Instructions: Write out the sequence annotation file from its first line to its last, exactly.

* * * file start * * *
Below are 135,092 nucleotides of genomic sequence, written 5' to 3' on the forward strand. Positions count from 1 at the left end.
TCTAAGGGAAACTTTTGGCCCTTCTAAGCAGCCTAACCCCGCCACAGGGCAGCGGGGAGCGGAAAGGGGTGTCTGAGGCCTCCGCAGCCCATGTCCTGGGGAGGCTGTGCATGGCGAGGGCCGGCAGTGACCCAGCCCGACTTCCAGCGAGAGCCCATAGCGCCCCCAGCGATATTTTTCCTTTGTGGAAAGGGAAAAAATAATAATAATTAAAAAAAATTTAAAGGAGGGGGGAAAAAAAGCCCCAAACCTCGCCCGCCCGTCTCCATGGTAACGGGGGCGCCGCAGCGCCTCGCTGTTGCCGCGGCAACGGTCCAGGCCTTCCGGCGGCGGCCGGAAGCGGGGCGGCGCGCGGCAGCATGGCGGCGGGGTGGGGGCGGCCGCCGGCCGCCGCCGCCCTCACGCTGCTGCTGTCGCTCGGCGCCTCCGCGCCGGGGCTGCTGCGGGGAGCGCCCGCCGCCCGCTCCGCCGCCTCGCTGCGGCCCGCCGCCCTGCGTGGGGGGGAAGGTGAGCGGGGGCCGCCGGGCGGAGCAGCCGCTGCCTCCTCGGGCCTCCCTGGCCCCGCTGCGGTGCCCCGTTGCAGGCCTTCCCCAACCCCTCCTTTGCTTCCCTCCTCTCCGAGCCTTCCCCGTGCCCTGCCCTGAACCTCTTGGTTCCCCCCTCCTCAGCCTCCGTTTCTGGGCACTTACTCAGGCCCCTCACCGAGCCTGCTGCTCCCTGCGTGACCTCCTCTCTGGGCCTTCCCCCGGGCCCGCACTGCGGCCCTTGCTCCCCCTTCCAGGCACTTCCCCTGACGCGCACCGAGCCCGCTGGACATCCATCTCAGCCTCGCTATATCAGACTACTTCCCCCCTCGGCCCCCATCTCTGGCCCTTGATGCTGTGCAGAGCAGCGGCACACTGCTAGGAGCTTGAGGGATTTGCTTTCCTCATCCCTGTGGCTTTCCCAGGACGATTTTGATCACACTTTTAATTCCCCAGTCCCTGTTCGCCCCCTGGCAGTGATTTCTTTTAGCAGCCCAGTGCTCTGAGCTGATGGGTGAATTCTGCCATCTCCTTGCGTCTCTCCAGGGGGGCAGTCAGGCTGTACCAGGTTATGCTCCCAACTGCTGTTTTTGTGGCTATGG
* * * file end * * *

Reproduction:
Below are 135,092 nucleotides of genomic sequence, written 5' to 3' on the forward strand. Positions count from 1 at the left end.
TCTAAGGGAAACTTTTGGCCCTTCTAAGCAGCCTAACCCCGCCACAGGGCAGCGGGGAGCGGAAAGGGGTGTCTGAGGCCTCCGCAGCCCATGTCCTGGGGAGGCTGTGCATGGCGAGGGCCGGCAGTGACCCAGCCCGACTTCCAGCGAGAGCCCATAGCGCCCCCAGCGATATTTTTCCTTTGTGGAAAGGGAAAAAATAATAATAATTAAAAAAAATTTAAAGGAGGGGGGAAAAAAAGCCCCAAACCTCGCCCGCCCGTCTCCATGGTAACGGGGGCGCCGCAGCGCCTCGCTGTTGCCGCGGCAACGGTCCAGGCCTTCCGGCGGCGGCCGGAAGCGGGGCGGCGCGCGGCAGCATGGCGGCGGGGTGGGGGCGGCCGCCGGCCGCCGCCGCCCTCACGCTGCTGCTGTCGCTCGGCGCCTCCGCGCCGGGGCTGCTGCGGGGAGCGCCCGCCGCCCGCTCCGCCGCCTCGCTGCGGCCCGCCGCCCTGCGTGGGGGGGAAGGTGAGCGGGGGCCGCCGGGCGGAGCAGCCGCTGCCTCCTCGGGCCTCCCTGGCCCCGCTGCGGTGCCCCGTTGCAGGCCTTCCCCAACCCCTCCTTTGCTTCCCTCCTCTCCGAGCCTTCCCCGTGCCCTGCCCTGAACCTCTTGGTTCCCCCCTCCTCAGCCTCCGTTTCTGGGCACTTACTCAGGCCCCTCACCGAGCCTGCTGCTCCCTGCGTGACCTCCTCTCTGGGCCTTCCCCCGGGCCCGCACTGCGGCCCTTGCTCCCCCTTCCAGGCACTTCCCCTGACGCGCACCGAGCCCGCTGGACATCCATCTCAGCCTCGCTATATCAGACTACTTCCCCCCTCGGCCCCCATCTCTGGCCCTTGATGCTGTGCAGAGCAGCGGCACACTGCTAGGAGCTTGAGGGATTTGCTTTCCTCATCCCTGTGGCTTTCCCAGGACGATTTTGATCACACTTTTAATTCCCCAGTCCCTGTTCGCCCCCTGGCAGTGATTTCTTTTAGCAGCCCAGTGCTCTGAGCTGATGGGTGAATTCTGCCATCTCCTTGCGTCTCTCCAGGGGGGCAGTCAGGCTGTACCAGGTTATGCTCCCAACTGCTGTTTTTGTGGCTATGG